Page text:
Actually, we probably spend less time talking about Sarah Palin than almost any political web site–a fact of which I am rather proud. But, for those who need a daily Sarah fix, here it is.
Howard Kurtz, one of the savviest media critics around, is “starting to believe the detractors are wrong and that Palin is executing a shrewd strategy that has catapulted her past potential rivals:”
In her TLC series on Alaska, we see Sarah the frontierswoman hunting, skeet-shooting, and beating a captured halibut to death. None of these skills are in demand in the Oval Office, but they cast her as a strong, swashbuckling figure. Compared to that image, Mitt Romney and Tim Pawlenty seem like, well, guys in suits.
There is no question that among potential Republican Presidential candidates, Palin dominates the news coverage:
According to a Google News search by New York Times blogger Nate Silver, Palin’s name has been mentioned in about 20,300 articles this year, compared with 3,640 for Romney, 3,280 for Newt Gingrich, 2,980 for Pawlenty and 1,870 for Mike Huckabee. She has been Googled six times as often as these four gentlemen combined.
If you haven’t been watching Palin’s Alaska series on TLC, you can contrast Kurtz’s positive take with this snarky summary of Episode 3 in the New York Post:
Sarah explains that there are two ways of catching fish, and the Palins do it the other way. They are net setters, who plant nets in the bay in the hopes that a school gets caught by the gills. But oh-ho-ho. Nerves can get fried when the fish aren’t catchin’, she says with a little wink. Track doesn’t always agree with Super Todd: Father Nature and Fish Whisperer, so they get a little snippy with each other. Poor Track pulls up one measly fish at a time.
Sarah’s still positive about it all. These are life lessons! “A big part of being a fisherman is knowing when to cut bait and run.” This is also part of being an elected civil servant and the state’s highest executive. “We’ll get ’em next time!” she chirps.
Palin’s take on issues is often unique. “Frontier feminism,” for example, is simply not a subject that most American politicians are familiar with, but when Palin writes that the “frontier also produced a different kind of woman” — and backs it up with the story of Caroline Nichols Churchill — she is making a case that most coastal elites cannot refute or even debate because of their near complete ignorance of the subject matter.
If the book has a target, it is in fact the coastal elites that define and drive so much of American culture. The big foots of Manhattan-Beltway-Los Angeles media aren’t going to be familiar with Charles Stanley or Max Lucado, but Palin is comfortable quoting them in support of her points. Some of those elites might recognize the names of Fred Barnes, Arthur Brooks, Jonah Goldberg, Kathryn Jean Lopez, and Rich Lowry, but they may blink at Palin’s quick references to the Brooks’ key book, “The Battle.” The odds are good that these elites are not regular readers of National Review or the Weekly Standard and thus not remotely familiar with the arguments that powered the red wave this past November.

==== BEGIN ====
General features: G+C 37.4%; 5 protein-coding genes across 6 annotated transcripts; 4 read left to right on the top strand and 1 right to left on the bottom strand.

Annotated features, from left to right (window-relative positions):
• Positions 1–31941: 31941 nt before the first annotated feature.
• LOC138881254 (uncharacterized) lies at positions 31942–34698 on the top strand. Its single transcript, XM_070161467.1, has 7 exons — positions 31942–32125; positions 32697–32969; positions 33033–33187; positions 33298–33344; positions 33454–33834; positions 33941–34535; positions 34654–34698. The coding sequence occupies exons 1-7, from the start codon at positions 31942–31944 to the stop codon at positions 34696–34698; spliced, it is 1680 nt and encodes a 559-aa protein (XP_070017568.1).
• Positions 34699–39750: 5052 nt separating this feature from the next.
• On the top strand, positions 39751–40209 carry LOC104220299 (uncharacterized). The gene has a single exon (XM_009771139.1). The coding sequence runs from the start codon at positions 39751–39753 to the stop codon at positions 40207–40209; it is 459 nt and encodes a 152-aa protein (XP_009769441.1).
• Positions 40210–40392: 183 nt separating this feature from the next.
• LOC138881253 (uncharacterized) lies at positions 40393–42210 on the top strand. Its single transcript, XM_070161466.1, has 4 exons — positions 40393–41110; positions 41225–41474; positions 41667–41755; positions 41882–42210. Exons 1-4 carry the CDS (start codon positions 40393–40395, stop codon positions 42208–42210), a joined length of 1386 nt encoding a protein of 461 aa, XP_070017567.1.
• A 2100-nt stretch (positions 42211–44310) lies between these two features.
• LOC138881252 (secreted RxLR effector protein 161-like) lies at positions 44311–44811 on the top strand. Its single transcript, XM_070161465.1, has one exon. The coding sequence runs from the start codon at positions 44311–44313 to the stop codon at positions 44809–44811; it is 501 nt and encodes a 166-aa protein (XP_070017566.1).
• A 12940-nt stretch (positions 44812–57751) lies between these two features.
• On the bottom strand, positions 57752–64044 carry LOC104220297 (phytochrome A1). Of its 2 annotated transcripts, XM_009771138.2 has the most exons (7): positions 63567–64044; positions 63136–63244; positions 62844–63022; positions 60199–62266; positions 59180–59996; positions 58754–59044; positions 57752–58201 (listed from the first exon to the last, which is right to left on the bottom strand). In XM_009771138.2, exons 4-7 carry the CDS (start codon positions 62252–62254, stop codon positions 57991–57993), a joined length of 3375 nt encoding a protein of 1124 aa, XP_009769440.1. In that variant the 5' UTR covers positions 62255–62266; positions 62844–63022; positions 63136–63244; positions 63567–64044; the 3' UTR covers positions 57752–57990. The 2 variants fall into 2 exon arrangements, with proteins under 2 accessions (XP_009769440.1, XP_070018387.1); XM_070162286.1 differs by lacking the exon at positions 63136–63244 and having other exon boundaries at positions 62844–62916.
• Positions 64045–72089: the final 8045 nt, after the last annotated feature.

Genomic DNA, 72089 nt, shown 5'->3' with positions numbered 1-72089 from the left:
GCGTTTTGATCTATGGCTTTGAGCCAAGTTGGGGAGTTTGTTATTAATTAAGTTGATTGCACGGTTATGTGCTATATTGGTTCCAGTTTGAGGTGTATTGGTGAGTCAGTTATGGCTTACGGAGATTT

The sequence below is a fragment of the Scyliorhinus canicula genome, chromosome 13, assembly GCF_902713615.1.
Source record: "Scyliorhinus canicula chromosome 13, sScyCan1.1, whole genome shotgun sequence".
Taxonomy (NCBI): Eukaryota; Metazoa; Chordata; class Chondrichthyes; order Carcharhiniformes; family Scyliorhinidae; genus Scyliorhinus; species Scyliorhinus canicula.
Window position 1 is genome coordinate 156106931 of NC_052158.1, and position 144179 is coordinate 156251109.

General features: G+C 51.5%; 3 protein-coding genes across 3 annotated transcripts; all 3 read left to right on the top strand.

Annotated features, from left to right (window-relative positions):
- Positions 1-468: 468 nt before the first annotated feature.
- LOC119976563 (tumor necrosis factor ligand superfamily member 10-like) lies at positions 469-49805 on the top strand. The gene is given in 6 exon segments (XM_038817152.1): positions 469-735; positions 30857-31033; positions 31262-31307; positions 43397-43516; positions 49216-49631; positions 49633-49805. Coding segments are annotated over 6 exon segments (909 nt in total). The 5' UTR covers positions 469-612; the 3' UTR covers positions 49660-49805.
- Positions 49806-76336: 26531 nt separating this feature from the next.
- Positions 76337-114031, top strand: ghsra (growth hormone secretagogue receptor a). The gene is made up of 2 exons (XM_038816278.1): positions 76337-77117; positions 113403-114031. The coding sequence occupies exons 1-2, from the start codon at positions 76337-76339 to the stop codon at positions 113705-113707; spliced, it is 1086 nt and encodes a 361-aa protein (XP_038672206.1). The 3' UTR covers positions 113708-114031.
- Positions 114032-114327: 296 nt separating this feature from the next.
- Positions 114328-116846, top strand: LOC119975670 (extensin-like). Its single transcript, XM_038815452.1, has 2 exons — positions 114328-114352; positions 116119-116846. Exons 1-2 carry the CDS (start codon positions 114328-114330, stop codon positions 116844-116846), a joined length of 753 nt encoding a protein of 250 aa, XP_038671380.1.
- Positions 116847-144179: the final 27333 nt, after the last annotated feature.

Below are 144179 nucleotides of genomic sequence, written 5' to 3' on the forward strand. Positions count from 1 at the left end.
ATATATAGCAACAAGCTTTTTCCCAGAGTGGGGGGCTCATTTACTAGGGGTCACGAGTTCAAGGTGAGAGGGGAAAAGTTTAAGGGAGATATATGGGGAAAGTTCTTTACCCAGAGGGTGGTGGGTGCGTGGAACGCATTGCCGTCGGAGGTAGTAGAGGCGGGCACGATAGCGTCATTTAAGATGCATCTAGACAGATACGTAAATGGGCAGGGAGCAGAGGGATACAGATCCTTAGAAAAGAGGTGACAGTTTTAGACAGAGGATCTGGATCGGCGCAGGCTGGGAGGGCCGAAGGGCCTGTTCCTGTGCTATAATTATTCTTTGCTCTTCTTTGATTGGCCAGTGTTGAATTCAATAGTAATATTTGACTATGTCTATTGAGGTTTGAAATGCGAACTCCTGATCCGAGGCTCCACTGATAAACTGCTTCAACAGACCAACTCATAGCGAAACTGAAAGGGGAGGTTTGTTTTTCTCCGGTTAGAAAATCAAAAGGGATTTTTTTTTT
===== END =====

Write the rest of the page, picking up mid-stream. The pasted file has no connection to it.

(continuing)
Palin’s grasp of the current political moment is comprehensive. She knows the conservative movement. She is generous about those who lead it with her, spending time praising Newt Gingrich and Mitt Romney, for example. And contrary to press reports, she allots very little ink to direct criticism of the president.
“America by Heart” is an upbeat, positive affirmation of traditional American values.
There you have it: today’s Palin fix.
UPDATE: One more, as Governor Palin effectively questions the Obama administration’s competence in connection with the Wikileaks leaks:
First and foremost, what steps were taken to stop Wikileaks director Julian Assange from distributing this highly sensitive classified material especially after he had already published material not once but twice in the previous months? … [Assange] is an anti-American operative with blood on his hands. His past posting of classified documents revealed the identity of more than 100 Afghan sources to the Taliban. Why was he not pursued with the same urgency we pursue al Qaeda and Taliban leaders?
What if any diplomatic pressure was brought to bear on NATO, EU, and other allies to disrupt Wikileaks’ technical infrastructure? Did we use all the cyber tools at our disposal to permanently dismantle Wikileaks? Were individuals working for Wikileaks on these document leaks investigated? Shouldn’t they at least have had their financial assets frozen just as we do to individuals who provide material support for terrorist organizations?
Most importantly, serious questions must also be asked of the U.S. intelligence system. How was it possible that a 22-year-old Private First Class could get unrestricted access to so much highly sensitive information? And how was it possible that he could copy and distribute these files without anyone noticing that security was compromised?
The White House has now issued orders to federal departments and agencies asking them to take immediate steps to ensure that no more leaks like this happen again. It’s of course important that we do all we can to prevent similar massive document leaks in the future. But why did the White House not publish these orders after the first leak back in July? What explains this strange lack of urgency on their part?
Good questions all. As usual, Barack Obama and Eric Holder are no match for Governor Palin.